To move closer to an understanding of this model. I would like to explore the ways in which Mukherjee has herself addressed key questions of agency and subjectivity in other essays, where those seem to be topics of some concern. In an early autobiographical collaboration with her husband Clark Blaise, Mukherjee has described herself as "a late-blooming colonial who writes in a borrowed language (English), lives permanently in an alien country [Canada at the time], and publishes in and is read, when read at all, in another alien country, the United States. My Indianness is fragile; it has to be professed and fought for, even though I look so unmistakably Indian. Language transforms our ways of apprehending the world; I fear that my decades-long use of English as a first language has cut me off from my desh." Here the author describes a consciousness that is characterized mainly by its liminality and sense of exile in a field where borders of identity are repositioned and fixed by language itself. In later work, however, Mukherjee seems to abandon the idea that in her current milieu she is somehow exiled or cut off from her "Indianness." Writing now as a recently naturalized U.S. citizen, she exhorts her fellow immigrant writers to "cash … in on the other legacy of the colonial writer, and that is his or her duality. From childhood, we learned how to be two things simultaneously; to be the dispossessed as well as the dispossessor…. History forced us to see ourselves as both the 'we' and the 'other.'"

Such a split subjectivity, Mukherjee asserts, can and must be brought to bear on the literary production of minority and immigrant writers. The "fluid set of identities" thus made available to the artist can broaden her range of materials and the perspectives that she may represent in her fiction. Her training as a "third-world" subject gives the artist the ability "to 'enter' lives, fictionally, that are manifestly not [her] own … over and across the country, and up and down the social ladder," without sacrificing authenticity. In interviews, Mukherjee has schematized this fluidity in terms of psychological transformation, self-reinvention, or, as in Jasmine, murder and rebirth—a "shuttling" and shuffling of selves. Such reinvention, as I noted before, is always violent and, it seems, imperative in the context of emigration, particularly for women. The Asian man, Mukherjee argues, "comes for economic transformation, and he brings a wife who winds up being psychologically changed…. The men have a sense of accomplishment. They have no idea of staying here. The idea is saving money and going. But they don't realize the women have been transformed." Here the man transforms, the woman is transformed, and as positive as her transformation might be, it results from the opposition of violence to agency, of active force to passive object. The male postcolonial nurtures his American dream; with that dream he wields the power that will violently "rebirth" the wife.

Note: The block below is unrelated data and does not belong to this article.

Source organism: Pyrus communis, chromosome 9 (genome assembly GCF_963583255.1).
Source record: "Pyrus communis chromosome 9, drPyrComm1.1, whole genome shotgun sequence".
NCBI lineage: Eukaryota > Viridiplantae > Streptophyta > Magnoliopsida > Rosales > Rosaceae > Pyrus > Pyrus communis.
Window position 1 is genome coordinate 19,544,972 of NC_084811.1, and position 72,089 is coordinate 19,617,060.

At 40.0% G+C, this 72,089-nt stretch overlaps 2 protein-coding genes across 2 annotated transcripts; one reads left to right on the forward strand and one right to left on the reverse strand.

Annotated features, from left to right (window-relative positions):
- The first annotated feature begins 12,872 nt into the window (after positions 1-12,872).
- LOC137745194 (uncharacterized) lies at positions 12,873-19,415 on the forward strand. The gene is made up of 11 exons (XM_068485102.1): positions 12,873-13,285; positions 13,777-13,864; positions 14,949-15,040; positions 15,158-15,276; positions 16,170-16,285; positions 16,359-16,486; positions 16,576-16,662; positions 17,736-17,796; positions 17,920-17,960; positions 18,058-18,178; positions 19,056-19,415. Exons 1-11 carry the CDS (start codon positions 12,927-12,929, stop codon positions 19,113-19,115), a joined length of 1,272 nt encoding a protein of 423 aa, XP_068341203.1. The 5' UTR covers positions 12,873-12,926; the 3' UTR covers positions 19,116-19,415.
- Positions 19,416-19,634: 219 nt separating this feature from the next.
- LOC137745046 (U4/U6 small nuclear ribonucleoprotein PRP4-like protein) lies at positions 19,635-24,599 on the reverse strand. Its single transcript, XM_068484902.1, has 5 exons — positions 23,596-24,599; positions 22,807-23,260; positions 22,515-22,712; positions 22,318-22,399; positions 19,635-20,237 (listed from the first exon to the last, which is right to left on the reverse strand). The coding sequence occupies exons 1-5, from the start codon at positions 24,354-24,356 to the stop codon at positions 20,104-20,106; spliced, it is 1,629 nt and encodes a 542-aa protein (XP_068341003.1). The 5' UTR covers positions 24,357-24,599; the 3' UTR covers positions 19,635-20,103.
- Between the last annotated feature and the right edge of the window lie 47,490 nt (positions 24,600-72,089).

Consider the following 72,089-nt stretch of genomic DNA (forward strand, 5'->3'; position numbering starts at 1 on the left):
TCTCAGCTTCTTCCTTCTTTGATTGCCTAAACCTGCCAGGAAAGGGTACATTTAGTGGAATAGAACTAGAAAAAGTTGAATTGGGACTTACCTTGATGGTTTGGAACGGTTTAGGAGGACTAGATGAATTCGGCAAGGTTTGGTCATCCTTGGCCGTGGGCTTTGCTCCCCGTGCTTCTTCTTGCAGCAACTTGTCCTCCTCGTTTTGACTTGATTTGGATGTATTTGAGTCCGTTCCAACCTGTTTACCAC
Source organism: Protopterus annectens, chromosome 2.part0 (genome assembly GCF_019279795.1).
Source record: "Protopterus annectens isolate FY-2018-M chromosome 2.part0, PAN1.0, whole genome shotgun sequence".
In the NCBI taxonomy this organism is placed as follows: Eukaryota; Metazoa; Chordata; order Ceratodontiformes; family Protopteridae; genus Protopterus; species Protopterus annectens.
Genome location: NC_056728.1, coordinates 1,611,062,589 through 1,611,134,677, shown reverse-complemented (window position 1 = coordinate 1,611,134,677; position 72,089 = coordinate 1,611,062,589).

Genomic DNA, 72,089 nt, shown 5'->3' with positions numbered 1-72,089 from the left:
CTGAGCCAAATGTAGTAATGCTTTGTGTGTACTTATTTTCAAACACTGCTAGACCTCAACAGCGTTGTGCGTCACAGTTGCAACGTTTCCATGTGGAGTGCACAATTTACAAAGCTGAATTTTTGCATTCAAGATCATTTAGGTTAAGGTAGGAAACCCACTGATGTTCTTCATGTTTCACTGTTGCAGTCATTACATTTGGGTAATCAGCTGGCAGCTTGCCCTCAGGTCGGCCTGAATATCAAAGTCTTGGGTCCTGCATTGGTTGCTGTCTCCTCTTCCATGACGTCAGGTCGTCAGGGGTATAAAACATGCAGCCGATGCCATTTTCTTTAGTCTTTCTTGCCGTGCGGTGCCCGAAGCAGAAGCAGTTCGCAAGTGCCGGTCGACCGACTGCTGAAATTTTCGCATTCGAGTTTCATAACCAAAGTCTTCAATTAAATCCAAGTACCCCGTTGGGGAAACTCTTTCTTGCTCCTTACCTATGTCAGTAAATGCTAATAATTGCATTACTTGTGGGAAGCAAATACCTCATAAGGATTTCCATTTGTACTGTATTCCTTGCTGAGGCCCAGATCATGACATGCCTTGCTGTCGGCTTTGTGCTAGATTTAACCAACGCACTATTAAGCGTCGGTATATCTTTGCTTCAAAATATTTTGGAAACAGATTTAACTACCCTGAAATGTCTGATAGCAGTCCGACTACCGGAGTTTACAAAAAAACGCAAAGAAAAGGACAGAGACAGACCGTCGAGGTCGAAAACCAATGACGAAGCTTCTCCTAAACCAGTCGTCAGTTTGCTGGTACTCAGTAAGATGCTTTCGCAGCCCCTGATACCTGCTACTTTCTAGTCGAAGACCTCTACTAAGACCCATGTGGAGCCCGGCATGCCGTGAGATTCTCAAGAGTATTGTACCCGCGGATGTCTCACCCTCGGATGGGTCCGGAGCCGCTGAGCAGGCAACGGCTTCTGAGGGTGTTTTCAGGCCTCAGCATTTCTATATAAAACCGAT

On a purely theoretical level, Mukherjee's idea of the gendered colonial "ethnic" subject has easily recognizable affinities with the critique of colonial discourse elaborated in the work of Fanon and, more recently, of Homi Bhabha and Gayatri Spivak, although I would argue that the theoretical positions of the latter two ultimately undermine Mukherjee's argument. Obvious parallels can be found between Mukherjee's manipulation of the concept of cultural dualism or "simultaneity" and Bhabha's more labored articulation of the "hybridization" enacted at the site of native oppression. For Bhabha, hybridity represents "that ambivalent 'turn' of the discriminated subject into the terrifying, exorbitant object of paranoid classification—a disturbing questioning of the images and presences of authority." The ambivalence thus revealed "turns the discursive conditions of dominance into the grounds of intervention": the discriminated subject, incompletely contained by the power and paranoid knowledge invested in its constitution, participates in, confronts, and unsettles that very power.